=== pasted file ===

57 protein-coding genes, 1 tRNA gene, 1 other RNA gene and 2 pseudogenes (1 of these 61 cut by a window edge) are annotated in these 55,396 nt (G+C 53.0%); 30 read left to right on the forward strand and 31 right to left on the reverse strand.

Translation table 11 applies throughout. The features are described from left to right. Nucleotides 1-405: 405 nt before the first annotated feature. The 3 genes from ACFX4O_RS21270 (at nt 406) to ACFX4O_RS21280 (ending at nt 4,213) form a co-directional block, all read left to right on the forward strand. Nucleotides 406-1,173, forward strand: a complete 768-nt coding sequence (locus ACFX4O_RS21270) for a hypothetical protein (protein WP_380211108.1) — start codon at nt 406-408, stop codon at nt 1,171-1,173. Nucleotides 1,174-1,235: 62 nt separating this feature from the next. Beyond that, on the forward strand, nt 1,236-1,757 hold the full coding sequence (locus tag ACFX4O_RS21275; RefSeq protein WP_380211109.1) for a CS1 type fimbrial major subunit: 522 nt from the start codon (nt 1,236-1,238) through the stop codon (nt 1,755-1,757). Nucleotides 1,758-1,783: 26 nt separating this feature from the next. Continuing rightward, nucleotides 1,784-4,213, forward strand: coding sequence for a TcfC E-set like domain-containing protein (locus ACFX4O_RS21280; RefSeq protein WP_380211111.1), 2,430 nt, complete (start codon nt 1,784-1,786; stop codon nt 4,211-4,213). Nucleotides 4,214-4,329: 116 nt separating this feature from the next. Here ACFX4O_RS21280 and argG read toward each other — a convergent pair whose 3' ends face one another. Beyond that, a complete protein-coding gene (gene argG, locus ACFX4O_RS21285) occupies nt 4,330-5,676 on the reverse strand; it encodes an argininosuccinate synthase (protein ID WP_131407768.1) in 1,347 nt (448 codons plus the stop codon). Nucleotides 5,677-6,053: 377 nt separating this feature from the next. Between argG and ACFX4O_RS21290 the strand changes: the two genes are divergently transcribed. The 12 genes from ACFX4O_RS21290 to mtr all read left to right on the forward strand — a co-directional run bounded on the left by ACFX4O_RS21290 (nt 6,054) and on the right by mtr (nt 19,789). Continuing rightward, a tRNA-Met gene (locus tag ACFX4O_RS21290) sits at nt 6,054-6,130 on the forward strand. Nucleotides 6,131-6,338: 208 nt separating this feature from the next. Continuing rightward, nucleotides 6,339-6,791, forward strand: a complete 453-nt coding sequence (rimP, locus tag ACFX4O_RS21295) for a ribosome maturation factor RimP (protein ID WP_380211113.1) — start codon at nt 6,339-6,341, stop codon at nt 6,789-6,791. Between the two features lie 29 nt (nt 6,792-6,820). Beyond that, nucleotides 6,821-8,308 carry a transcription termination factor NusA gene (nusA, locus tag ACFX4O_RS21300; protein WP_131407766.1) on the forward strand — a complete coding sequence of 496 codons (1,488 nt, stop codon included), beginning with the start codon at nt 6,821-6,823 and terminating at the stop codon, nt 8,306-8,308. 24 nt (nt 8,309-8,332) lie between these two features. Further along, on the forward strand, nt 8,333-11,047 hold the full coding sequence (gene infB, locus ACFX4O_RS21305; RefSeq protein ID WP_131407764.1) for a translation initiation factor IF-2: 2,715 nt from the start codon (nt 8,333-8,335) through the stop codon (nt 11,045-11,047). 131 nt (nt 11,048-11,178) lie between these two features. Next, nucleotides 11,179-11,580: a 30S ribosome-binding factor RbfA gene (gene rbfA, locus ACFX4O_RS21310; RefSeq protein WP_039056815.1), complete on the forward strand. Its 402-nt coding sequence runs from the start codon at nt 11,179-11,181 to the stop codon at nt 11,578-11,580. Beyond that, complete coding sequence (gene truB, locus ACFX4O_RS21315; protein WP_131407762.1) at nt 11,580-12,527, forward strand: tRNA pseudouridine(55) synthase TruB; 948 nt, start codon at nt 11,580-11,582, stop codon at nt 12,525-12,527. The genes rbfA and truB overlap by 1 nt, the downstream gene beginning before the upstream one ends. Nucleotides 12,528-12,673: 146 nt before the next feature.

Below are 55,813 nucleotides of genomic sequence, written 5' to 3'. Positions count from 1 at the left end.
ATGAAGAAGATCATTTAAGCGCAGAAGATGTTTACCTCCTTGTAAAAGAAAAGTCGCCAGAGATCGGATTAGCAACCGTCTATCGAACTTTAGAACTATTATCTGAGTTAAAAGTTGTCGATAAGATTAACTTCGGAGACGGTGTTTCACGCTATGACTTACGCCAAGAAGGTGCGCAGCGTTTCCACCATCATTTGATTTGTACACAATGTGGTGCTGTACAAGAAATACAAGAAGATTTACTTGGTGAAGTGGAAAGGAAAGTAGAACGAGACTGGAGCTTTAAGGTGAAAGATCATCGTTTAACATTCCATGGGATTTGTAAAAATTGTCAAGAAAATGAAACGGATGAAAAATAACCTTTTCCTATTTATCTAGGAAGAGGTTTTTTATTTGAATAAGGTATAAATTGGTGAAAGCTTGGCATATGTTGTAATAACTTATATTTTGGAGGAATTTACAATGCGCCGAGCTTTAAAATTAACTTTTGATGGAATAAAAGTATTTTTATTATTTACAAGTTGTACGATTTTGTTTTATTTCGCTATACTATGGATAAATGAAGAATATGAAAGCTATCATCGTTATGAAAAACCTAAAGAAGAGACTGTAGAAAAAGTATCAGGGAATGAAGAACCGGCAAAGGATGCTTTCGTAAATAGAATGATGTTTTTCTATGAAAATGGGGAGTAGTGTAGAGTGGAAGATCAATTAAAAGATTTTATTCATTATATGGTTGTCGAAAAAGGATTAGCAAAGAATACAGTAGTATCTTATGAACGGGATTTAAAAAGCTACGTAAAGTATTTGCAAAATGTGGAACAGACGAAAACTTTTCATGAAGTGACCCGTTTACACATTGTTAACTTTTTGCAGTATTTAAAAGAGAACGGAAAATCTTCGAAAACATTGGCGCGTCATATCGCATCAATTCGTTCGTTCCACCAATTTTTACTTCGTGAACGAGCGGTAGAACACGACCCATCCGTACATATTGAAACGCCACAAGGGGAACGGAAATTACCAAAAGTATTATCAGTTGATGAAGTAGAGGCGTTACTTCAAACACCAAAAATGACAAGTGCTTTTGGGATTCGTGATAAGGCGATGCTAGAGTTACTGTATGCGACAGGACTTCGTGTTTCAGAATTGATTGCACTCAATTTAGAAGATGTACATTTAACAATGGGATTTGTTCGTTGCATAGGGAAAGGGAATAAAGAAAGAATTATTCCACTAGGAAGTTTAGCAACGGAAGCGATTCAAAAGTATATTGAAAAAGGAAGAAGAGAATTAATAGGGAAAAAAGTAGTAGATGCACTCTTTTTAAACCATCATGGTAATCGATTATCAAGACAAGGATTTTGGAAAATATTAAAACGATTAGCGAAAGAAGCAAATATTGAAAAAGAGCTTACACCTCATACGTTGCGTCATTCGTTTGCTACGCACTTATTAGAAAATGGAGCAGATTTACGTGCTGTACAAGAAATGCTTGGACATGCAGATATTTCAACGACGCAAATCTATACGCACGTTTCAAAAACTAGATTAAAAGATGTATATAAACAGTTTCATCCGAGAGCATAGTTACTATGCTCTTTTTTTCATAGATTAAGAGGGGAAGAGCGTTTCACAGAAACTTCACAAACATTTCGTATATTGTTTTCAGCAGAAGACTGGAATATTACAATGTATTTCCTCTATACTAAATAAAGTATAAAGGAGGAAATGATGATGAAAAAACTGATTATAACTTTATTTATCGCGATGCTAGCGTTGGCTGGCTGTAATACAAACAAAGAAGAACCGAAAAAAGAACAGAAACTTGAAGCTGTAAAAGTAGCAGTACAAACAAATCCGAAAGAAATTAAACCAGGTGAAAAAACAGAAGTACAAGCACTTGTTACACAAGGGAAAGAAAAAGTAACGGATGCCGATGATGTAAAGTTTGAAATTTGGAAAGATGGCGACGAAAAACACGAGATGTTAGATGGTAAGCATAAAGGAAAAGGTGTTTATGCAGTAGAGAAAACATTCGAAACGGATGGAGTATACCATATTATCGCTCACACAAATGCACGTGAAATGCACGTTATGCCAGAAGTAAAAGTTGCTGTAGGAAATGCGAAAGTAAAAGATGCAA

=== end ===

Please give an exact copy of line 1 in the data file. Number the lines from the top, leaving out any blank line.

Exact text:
57 protein-coding genes, 1 tRNA gene, 1 other RNA gene and 2 pseudogenes (1 of these 61 cut by a window edge) are annotated in these 55,396 nt (G+C 53.0%); 30 read left to right on the forward strand and 31 right to left on the reverse strand.